Asked  2 Years ago    Answers:  5   Viewed   62 times

What's the quickest, easiest way to read the first line only from a file? I know you can use file, but in my case there's no point in wasting the time loading the whole file.

Preferably a one-liner.



Well, you could do:

$f = fopen($file, 'r');
$line = fgets($f);

It's not one line, but if you made it one line you'd either be screwed for error checking, or be leaving resources open longer than you need them, so I'd say keep the multiple lines


If you ABSOLUTELY know the file exists, you can use a one-liner:

$line = fgets(fopen($file, 'r'));

The reason is that PHP implements RAII for resources.

That means that when the file handle goes out of scope (which happens immediately after the call to fgets in this case), it will be closed.

Thursday, October 27, 2022

It happens because PHP CS Fixer modifies the file, as @LazyOne said, but you have empty value of "Output paths to refresh" so IDE cannot know about these changes.

Set the value of "Output paths to refresh" to $FileName$ - same as in arguments - to make PhpStorm aware about the changes (it depends on the "Working directory" value which has been set in Other Options - if it is set to $FileDir$ then you don't need to mention it in the paths to refresh).

Wednesday, December 21, 2022

I'd guess that you are on windows and that you have I: mapped to a share such as \server2files ...

If so, that's your problem. These mappings are only avaialble to the current users (eg, the admin account), not to the IUSR account that your php is probably running as (assuming IIS). Solution, don't use mappings, instead use the full 'unc' path name, ie '\serversharefolderfile.ext', also remember that the IUSR account will need access to these shares/folders/files

Monday, October 3, 2022

I very much doubt that BufferedReader is going to cause a significant overhead. Adding your own code is likely to be at least as inefficient, and quite possibly wrong too.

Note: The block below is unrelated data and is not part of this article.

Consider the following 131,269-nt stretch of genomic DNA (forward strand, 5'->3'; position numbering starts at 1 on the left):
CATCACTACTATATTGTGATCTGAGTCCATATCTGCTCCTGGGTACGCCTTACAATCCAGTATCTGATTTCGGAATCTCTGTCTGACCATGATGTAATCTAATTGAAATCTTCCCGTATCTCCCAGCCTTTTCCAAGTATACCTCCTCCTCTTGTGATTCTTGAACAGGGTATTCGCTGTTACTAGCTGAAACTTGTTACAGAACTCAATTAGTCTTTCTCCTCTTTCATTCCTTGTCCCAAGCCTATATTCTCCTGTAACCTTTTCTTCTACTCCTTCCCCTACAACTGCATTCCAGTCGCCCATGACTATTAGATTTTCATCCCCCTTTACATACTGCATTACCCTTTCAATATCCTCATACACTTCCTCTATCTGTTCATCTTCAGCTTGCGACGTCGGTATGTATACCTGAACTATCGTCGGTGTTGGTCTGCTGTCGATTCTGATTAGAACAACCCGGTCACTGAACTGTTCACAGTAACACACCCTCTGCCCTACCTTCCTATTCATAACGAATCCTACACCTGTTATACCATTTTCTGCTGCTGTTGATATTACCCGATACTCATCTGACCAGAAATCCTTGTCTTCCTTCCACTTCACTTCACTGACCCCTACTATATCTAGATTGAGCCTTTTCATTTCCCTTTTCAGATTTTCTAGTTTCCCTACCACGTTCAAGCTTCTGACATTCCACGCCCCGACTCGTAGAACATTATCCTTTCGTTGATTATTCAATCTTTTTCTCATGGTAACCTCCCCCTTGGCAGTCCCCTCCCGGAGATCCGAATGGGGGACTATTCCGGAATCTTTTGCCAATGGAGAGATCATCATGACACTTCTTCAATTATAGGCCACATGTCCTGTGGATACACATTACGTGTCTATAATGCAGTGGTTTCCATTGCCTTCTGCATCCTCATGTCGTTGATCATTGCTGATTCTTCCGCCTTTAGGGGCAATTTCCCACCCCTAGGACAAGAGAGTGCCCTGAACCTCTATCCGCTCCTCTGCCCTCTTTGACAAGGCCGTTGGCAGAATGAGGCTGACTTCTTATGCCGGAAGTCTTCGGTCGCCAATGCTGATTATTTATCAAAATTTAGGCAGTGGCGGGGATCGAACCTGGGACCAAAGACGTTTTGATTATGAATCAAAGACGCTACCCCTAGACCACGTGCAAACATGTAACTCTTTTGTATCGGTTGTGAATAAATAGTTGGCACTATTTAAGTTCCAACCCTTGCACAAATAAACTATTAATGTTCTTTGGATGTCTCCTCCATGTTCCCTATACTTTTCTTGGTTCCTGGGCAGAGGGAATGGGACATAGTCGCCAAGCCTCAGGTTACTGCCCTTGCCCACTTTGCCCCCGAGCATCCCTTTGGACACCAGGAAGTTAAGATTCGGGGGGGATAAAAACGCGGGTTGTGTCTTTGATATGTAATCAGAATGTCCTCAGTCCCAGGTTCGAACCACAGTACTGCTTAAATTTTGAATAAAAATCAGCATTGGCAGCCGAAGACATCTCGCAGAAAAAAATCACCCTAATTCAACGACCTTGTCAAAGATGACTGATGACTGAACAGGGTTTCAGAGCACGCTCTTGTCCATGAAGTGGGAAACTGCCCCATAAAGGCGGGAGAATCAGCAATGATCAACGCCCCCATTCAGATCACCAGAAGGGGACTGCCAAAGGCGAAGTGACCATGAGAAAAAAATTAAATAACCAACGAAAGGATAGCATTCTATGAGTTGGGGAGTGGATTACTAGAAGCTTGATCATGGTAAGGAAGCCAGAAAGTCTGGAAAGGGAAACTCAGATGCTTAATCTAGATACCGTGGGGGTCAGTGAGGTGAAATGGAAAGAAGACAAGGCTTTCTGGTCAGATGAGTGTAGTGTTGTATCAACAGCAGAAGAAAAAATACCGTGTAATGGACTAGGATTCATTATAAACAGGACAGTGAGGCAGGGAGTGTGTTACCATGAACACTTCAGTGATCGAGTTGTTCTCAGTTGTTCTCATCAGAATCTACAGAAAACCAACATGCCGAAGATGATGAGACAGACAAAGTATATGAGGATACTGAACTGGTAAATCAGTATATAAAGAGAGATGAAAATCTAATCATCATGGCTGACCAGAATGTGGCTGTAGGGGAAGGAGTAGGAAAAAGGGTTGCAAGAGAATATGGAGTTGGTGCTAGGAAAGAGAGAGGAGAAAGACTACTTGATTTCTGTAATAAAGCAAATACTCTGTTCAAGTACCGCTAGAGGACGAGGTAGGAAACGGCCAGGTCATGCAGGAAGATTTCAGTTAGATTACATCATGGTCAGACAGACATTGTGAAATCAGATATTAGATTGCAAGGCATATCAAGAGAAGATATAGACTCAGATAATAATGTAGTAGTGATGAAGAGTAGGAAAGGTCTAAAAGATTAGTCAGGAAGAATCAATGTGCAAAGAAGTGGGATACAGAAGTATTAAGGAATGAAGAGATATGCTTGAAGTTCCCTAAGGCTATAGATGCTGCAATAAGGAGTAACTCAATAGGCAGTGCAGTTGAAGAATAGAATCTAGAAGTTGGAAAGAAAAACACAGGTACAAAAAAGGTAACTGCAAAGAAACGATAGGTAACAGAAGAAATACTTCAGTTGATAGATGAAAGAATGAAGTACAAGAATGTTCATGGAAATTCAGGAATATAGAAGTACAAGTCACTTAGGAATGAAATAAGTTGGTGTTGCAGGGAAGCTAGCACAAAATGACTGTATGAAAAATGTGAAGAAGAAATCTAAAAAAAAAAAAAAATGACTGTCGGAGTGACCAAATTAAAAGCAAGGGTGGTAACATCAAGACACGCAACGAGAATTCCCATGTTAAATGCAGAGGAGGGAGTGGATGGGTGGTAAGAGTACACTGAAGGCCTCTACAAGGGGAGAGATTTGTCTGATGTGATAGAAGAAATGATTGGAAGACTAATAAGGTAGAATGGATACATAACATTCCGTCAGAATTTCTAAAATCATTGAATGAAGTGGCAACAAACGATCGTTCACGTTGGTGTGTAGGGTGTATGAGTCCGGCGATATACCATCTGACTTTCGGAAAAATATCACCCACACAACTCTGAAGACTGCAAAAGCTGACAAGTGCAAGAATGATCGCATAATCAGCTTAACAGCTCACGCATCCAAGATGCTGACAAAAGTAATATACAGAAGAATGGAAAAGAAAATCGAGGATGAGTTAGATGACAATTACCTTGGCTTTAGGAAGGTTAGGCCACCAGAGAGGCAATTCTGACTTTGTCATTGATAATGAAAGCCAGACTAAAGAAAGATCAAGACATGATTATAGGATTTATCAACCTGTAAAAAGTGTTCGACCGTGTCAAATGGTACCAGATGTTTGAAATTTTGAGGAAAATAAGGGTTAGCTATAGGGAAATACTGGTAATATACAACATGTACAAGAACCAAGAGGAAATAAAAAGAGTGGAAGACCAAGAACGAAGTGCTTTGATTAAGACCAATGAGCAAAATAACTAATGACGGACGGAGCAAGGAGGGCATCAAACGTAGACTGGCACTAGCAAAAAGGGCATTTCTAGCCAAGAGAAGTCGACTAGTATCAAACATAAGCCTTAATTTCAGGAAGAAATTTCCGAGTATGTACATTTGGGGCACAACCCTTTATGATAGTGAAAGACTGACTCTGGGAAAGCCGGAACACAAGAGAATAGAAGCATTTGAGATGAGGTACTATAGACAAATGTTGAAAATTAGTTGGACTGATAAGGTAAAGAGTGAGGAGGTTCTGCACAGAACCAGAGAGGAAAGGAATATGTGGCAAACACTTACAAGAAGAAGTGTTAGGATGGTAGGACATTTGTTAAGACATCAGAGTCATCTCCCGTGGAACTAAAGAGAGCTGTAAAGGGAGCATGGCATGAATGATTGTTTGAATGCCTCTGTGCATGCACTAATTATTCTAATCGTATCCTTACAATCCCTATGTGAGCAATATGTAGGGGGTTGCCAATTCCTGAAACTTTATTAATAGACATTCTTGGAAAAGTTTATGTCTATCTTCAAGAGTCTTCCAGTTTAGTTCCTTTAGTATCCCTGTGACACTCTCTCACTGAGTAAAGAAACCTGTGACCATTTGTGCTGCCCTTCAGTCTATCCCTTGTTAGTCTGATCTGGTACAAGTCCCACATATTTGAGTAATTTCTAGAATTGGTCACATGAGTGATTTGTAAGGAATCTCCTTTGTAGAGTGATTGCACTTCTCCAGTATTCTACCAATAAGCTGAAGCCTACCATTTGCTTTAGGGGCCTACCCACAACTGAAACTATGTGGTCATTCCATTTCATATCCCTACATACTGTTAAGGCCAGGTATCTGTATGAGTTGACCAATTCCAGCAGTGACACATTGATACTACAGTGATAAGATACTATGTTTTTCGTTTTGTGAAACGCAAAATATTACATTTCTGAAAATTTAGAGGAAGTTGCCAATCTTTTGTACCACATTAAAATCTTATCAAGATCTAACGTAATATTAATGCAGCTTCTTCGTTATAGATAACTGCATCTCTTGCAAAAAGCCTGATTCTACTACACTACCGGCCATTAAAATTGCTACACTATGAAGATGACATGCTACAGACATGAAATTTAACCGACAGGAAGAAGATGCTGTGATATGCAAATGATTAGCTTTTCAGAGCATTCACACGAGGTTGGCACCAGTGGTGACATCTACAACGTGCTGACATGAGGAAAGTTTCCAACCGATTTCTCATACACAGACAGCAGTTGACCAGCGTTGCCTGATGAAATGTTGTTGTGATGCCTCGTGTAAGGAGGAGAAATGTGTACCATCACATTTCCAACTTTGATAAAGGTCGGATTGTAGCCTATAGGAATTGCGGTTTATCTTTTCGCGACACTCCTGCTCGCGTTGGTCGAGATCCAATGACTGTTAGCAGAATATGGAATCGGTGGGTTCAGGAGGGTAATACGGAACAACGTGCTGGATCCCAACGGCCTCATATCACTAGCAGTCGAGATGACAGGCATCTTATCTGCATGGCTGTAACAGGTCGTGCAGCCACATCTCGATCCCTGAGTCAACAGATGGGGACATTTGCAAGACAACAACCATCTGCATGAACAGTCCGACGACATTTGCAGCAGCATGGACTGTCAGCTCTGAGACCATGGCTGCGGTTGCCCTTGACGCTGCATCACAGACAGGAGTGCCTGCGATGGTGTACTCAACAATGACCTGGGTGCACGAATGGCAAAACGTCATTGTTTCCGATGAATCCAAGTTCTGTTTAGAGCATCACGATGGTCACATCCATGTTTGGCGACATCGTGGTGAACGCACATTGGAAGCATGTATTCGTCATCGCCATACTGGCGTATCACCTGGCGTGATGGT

For example, in the code that you've given you're calling new String(bytes) which is always going to create a string from 1024 bytes, using the platform default encoding... not a good idea. Sure, you clear the array afterwards, but your strings are still going to contain a bunch of '' characters - which means a lot of wasted space, apart from anything else. You should at least restrict the portion of the byte array the string is being created from (which also means you don't need to clear the array afterwards).

Have you actually tried using BufferedReader and found it to be too slow? You should usually write the simplest code which will meet your goals first, and then check whether it's fast enough... especially if your only reason for not doing so is an unspecified resource you "read on the internet". DO you want me to find hundreds of examples of people spouting incorrect performance suggestions? :)

As an alternative, you might want to look at Guava's overload of Files.readLines() which takes a LineProcessor.

Monday, September 19, 2022

As Suggested in other answers it could be a good idea to build a map of the file. The way I would do this (in pseudocode) would be:

let offset be a unsigned 64 bit int =0;

for each line in the file 
    read the line
    write offset to a binary file (as 8 bytes rather as chars)
    offset += length of line in bytes